From Down Under to the North Pole
Commentary circles the globe today. An editorial and an op-ed in the Wall Street Journal see a connection between "big spending center-left" political parties in the United Kingdom, Australia and, of course, just maybe, the United States, losing their grip on power by "supercharging government spending in the name of Keynesian spending" and higher taxes.
The Journal also features the old argument by SAIS professor Fouad Ajami that things would have turned out a lot better had President George H.W. Bush taken out Saddam Hussein the first time around. He doesn't say whether the "mistake" of leaving Saddam in power justified Ajami's support for the 2003 invasion, but he does speculate that had America finished the job in the Gulf War, perhaps 9/11 and the rise of Osama bin Laden would have never happened.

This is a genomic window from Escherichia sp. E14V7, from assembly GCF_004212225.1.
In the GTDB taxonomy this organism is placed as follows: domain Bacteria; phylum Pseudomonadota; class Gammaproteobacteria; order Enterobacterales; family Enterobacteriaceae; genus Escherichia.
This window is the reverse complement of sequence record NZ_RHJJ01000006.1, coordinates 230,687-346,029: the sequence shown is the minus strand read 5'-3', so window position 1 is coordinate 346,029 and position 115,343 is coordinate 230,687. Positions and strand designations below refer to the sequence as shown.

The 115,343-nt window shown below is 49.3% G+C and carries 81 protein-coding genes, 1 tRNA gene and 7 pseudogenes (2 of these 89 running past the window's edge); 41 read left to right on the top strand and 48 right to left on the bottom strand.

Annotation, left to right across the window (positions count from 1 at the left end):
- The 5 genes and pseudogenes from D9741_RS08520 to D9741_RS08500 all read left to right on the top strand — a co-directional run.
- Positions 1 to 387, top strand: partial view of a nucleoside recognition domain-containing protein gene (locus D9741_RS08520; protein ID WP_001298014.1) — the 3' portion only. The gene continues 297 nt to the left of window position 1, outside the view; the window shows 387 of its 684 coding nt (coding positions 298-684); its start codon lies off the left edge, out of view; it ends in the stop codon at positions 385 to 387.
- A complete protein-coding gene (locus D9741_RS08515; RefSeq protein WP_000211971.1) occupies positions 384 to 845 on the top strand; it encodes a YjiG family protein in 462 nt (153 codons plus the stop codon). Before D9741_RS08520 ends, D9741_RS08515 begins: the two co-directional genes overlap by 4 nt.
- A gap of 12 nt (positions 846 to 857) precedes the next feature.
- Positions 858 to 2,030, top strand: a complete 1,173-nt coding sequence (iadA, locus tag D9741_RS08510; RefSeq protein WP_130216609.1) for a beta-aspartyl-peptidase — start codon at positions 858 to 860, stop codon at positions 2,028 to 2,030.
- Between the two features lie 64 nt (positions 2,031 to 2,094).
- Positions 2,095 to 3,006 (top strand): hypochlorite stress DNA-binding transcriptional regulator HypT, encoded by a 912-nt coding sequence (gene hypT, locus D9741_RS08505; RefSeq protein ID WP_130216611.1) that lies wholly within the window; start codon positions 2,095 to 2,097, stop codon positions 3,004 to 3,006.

Afghan national security adviser Rangin Dadfar Spanta writes in the Washington Post that the Taliban and al-Qaeda only understand "force and determination," and all the talk of reconciliation reflects the international community's "miscalculation and naivity," and only confuses the Afghan people.
In the New York Times, Canadian professor Thomas Homer-Dixon, reporting from an icebreaker in the Arctic, says that climate change is certainly coming, and governments worldwide are unlikely to pass green legislation until it's too late. What is needed, he writes, is for universities, think tanks and nonprofits to come up with plans to manage to coming environmental disaster.